STILLBIRTH: The Facts

 

A recent survey described public perception that stillbirth is less frequent than cot death and Down’s syndrome even though these conditions are 5 and 10-fold less common than stillbirths respectively. This lack of public awareness is paralleled in low levels of funding from the government funding streams (NIHR/MRC), with only 0.33% of their budgets directed at “research related to stillbirth”.

 

The lack of funding is reflected in the low output of research relating to stillbirth. Interrogation of the PubMed search engine yields 4,363 hits using the term stillbirth, this is in contrast to 686,374 on pregnancy and 24,412 on pre-eclampsia. While individual research projects may touch on stillbirth, including those investigating fetal growth restriction, obstetric cholestasis and pre-eclampsia, there is little researched solely focussing on the understanding and prevention of stillbirth, and care for parents who experience a stillbirth.

 

The research taking place at Manchester University therefore plays a vital role in the fight against stillbirth. The Holly Martin Stillbirth Research Fund raises money and awareness for this research. 

 

Definition: A stillbirth is defined as a baby born dead after 24 completed weeks of pregnancy. 

 

1 in 200 pregnancies end in stillbirth. 11 babies are stillborn in the UK every day, which equates to roughly 4,000 stillbirths per year. It is 15x more common than cot death and 10x more common than Down's Syndrome, but it receives minimal government funding and public knowledge is limited.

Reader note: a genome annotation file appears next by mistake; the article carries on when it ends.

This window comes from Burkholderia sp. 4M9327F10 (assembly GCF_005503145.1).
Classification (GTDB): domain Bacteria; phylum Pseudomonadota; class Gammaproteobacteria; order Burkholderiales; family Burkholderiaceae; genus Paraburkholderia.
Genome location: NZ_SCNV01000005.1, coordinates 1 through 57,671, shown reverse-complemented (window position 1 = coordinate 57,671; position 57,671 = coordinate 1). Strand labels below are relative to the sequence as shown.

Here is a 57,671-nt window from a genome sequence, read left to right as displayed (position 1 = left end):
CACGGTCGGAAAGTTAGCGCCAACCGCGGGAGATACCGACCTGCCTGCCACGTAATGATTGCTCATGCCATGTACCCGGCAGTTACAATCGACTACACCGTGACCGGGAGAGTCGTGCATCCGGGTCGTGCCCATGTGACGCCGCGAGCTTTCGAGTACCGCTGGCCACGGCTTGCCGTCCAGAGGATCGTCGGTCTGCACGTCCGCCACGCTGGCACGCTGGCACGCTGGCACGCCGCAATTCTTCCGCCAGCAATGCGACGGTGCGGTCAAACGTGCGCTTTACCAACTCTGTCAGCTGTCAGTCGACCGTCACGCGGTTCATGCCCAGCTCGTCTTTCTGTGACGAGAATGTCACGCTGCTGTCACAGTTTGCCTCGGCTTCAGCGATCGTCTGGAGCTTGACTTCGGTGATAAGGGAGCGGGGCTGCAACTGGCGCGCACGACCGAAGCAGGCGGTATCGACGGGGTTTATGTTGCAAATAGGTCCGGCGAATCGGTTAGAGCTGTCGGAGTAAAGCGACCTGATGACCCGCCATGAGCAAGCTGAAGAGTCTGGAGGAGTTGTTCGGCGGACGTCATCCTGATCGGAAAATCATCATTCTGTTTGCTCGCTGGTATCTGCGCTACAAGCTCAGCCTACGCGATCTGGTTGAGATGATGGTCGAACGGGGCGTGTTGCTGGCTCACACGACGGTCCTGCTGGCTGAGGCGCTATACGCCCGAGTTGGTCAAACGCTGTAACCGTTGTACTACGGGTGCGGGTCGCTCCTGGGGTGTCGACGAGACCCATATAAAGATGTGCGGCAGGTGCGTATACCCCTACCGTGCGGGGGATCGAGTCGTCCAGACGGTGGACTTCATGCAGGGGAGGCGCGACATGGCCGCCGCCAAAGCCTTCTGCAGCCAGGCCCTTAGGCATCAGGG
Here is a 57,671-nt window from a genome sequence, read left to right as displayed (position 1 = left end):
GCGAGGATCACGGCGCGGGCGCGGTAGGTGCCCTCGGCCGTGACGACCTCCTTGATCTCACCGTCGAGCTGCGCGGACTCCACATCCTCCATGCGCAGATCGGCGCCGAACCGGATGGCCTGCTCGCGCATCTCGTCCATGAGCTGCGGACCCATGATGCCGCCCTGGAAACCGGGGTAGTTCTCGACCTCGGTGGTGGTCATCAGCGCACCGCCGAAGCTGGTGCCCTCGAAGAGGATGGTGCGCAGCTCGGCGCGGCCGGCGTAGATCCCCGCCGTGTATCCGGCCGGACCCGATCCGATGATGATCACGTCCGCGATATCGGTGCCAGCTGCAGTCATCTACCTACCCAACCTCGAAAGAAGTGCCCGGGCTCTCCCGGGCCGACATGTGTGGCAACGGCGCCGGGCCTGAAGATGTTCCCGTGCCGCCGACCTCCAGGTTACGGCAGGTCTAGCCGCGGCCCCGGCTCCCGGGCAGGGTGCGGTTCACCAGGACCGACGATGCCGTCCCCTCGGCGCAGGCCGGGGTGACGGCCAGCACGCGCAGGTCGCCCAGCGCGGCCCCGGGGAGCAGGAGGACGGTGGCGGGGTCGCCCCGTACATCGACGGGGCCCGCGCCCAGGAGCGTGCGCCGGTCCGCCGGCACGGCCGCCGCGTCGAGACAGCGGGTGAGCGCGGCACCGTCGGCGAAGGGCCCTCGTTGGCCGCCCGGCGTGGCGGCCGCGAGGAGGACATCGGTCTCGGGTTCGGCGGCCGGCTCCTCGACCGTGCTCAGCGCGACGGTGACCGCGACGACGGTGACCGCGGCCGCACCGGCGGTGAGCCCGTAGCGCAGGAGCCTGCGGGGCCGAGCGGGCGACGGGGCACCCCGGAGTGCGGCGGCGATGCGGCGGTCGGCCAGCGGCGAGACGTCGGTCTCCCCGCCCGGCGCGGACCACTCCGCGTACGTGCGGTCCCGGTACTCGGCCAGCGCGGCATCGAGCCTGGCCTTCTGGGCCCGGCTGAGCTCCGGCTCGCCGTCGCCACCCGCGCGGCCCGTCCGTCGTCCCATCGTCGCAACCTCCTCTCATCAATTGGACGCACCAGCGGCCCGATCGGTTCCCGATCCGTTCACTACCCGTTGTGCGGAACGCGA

Stillbirths can be caused by numerous factors, such as infection, placental complications, congenital abnormalities and maternal illness. Approximately 30% of stillbirths have an unknown cause. Risk factors for stillbirth include, but are not limited to, smoking, drinking, obesity and increased age. 

 

Stillbirth rates in the UK, according to reports by The Lancet, are rated 33rd in Europe. While stillbirth rates are slowly declining, UK rates remain some of the highest in Europe and are declining more slowly than other Western European states. 

 

 

References

  • Confidential Enquiry into Maternal and Child Health. Perinatal Mortality 2008: England, Wales and Northern Ireland. London: Centre for Enquiries into Maternal and Child Health, 2010.

  • Scott J, Bevan C. Saving Babies’ Lives 2009. London: UK Stillbirth and Neonatal Death Society, 2009.

  • Hansard. Written Responses to Parliamentary Questions (231447) 5th November 2008. House of Commons. London, 2008.